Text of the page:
Amazon FSx for Windows File Server is somewhat equivalent to AWS EFS, since it provides the shared storage (file systems) necessary for various applications and workloads such as storage for Windows applications, machine learning and high performance computing (it also supports file systems for Lustre). The main difference between it and EFS is that FSx was built specifically for Windows use cases using SMB protocol. EFS is designed to work with Linux. There are also other differences between the two; for example, EFS charges you for the storage you are using while Amazon FSx charges for provisioned storage, but they are both shared storage solutions, and you can choose to use the one that matches your environment and operating system.
The final lowdown on EFS vs. EBS
EBS is a staple storage solution that is used by AWS EC2 instances and provides multiple types to fulfil most needs. EFS offers benefits for those needing shared storage for Linux machines running in their AWS cloud environment. EFS can span the entire hybrid cloud if necessary, and it is best used when you are running multiple instances. If you are limited to Windows-based servers, AmazonFSx for Windows File Server could be the best option for you.
Because these services fill different niches, they rarely compete with each other. Ultimately, you should choose the one that best suits your business requirements.Click here to read the original post –>
At last month’s AWS summit in San Francisco, Amazon announced a new service: AWS Elastic File System (EFS). EFS provides shared access to fully managed file systems across-the-board. Connecting to EFS is similar to connecting to your network drive since it supports NFS protocols, which are standard for network attached storage (NAS) devices. As a result, you can connect to it through your network interface. In this article I will discuss the capabilities of EFS and how it differs from EBS.
NAS vs SAN
SAN is a dedicated network that provides direct access to consolidated, block level data storage. Usually chosen for large businesses, this system creates raw volumes of storage with each block of storage controlled by a remote server. A regular operating system consists of a file system which is on top of a volume. The volumes are based on disk which are block storage devices. While NTFS is the default file system for Windows Server, FAT can still be used. There are many other file systems in Linux such as XFS, ETC2,3,4, ReiserFS and more.
However some applications and databases are built to use block devices directly in order not be confined by rules and file system operations. This can support better performance. For example, Oracle ASM has its own file system and can only be stored on block level storage. NAS is a shared file system that functions much like a standard volume insofar as multiple machines can have access to the same files. With block storage, however, generally speaking, the machine that is attached to the volume is the only one that can read/write from/to it. NAS doesn’t require you to understand how it’s built under the hood, how it is divided into disks and whether it’s all on one machine or distributed.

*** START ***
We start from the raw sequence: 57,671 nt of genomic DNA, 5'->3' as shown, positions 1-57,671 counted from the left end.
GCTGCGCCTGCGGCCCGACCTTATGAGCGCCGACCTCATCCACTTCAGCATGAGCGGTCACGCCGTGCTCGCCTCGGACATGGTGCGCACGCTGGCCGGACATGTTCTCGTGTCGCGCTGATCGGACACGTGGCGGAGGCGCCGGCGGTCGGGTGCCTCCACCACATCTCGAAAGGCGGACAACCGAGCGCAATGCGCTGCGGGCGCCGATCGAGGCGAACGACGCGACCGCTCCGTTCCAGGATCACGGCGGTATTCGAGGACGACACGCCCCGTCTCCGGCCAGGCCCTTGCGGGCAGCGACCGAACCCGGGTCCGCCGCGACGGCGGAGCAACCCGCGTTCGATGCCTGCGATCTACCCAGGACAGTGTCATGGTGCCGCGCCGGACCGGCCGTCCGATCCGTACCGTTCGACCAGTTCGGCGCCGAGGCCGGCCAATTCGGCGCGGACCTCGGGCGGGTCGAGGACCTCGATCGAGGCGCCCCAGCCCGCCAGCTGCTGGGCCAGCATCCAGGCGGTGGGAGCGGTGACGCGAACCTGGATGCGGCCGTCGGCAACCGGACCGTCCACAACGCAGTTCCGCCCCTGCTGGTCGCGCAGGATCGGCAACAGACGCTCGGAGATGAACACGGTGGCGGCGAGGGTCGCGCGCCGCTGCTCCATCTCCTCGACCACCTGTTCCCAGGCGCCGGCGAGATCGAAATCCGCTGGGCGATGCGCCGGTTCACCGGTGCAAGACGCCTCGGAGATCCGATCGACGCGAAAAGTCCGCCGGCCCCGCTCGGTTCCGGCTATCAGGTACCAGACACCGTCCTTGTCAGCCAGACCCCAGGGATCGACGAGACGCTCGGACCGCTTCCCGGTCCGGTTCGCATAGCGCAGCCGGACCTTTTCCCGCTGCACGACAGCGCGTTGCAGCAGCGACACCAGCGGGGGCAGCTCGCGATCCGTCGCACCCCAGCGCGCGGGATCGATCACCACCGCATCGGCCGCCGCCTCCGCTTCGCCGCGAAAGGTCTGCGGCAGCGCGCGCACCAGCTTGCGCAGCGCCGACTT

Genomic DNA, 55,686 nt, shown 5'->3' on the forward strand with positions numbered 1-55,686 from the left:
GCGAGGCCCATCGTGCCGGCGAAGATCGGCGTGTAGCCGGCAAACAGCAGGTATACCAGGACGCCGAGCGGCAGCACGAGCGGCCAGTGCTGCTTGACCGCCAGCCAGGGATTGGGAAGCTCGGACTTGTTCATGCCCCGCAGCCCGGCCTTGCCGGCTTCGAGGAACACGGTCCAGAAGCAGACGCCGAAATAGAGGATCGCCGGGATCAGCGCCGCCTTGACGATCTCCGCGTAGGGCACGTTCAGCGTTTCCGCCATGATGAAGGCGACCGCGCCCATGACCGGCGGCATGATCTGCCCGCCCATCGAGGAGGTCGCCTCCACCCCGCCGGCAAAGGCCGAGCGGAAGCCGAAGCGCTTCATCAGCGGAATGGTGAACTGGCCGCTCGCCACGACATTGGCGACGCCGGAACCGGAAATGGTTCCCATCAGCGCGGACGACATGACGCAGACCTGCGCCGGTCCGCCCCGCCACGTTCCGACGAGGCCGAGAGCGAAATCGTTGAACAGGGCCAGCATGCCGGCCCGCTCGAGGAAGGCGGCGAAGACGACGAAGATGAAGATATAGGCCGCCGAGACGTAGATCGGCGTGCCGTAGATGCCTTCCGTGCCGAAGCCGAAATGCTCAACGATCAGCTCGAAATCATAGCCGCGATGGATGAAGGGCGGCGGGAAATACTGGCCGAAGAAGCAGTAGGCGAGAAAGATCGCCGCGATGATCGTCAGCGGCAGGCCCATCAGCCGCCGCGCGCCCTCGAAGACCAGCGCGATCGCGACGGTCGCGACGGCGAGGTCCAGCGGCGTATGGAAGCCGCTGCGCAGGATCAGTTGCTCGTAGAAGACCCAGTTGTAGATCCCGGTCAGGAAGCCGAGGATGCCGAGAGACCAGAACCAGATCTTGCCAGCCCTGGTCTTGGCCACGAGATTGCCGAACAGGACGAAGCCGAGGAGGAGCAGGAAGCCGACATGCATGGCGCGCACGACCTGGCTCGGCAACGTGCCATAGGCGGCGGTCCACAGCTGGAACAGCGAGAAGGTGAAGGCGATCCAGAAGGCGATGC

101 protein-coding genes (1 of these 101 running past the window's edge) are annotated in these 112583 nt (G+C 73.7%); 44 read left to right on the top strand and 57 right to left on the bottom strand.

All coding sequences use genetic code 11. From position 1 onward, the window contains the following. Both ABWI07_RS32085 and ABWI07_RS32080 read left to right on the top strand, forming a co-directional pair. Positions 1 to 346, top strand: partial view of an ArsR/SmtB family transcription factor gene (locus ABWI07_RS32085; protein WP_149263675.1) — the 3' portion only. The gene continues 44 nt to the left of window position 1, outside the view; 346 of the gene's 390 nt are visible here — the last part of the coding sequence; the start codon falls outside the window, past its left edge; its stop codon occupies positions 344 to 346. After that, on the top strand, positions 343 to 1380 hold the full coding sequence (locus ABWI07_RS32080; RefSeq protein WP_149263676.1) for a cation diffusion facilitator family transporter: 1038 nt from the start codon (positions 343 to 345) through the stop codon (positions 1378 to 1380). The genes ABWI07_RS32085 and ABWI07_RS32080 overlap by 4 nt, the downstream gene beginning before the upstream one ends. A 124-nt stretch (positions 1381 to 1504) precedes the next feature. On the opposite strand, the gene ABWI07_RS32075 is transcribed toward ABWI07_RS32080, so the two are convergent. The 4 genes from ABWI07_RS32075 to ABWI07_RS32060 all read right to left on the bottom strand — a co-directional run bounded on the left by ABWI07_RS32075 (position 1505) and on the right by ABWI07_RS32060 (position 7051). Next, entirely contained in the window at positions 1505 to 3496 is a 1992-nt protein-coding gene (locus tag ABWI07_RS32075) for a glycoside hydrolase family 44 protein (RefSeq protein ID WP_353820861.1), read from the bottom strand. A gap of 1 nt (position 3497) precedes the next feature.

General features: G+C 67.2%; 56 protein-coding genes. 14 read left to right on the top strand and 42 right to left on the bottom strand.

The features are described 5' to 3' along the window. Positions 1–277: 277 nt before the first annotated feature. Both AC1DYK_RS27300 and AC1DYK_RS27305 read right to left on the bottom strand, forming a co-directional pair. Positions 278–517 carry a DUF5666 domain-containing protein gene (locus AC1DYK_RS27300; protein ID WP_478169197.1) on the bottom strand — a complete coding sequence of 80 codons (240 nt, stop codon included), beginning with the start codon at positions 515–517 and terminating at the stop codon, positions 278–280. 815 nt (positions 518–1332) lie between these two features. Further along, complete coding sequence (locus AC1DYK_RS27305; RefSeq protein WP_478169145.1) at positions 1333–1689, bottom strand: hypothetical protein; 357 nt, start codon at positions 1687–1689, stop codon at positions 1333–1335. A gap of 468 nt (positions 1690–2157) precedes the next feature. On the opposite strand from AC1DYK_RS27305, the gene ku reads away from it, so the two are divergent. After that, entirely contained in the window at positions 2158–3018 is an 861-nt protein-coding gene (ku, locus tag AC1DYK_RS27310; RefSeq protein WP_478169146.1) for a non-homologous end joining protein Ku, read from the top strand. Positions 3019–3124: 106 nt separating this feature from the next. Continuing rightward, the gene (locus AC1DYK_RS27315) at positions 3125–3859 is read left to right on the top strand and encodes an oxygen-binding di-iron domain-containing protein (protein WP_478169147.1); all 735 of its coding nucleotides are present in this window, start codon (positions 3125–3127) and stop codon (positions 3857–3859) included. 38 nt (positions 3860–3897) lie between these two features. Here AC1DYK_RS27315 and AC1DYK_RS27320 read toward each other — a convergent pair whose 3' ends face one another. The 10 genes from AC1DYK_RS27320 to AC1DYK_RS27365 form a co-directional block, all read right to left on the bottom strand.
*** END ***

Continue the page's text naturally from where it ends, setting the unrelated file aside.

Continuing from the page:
EFS vs. EBS
Utilizing EFS requires you to plan your choice of storage. If you need very high throughput, you can raid multiple EBS volumes, but in most cases, EFS will suffice. AWS claims that EFS is fit to run in Big Data applications that “require high throughput to compute nodes coupled with read-after-write consistency and low-latency file operations.” This hints at the fact that AWS leveraged their EBS and networking capabilities to provide enhanced and modern NAS services. In addition, the cost per GB of EFS is $0.3 while EBS is $0.125 (max price). The higher price makes sense seeing as EFS is a managed service that comes with inherent availability and scalability capabilities such as replication across AZs.
As an AWS cloud service, EFS’ inherent scalability allows it to store petabytes of data as throughput and IOPS scale accordingly. EFS is based on SSD volumes that are replicated across multiple AZs in an AWS region. As a type of NAS, multiple EC2 machines can access an EFS from different zones within the same region or even from different regions. The lack of shared storage capabilities proved to be a great challenge for enterprises that wanted to adopt the AWS cloud. Some tried to implement them on their own using EBS volumes, and some used third-party vendors who provided shared storage as an external appliance to the AWS environment. With EFS, however, this is no longer an issue. Try N2WS Backup & Recovery (CPM) for FREE!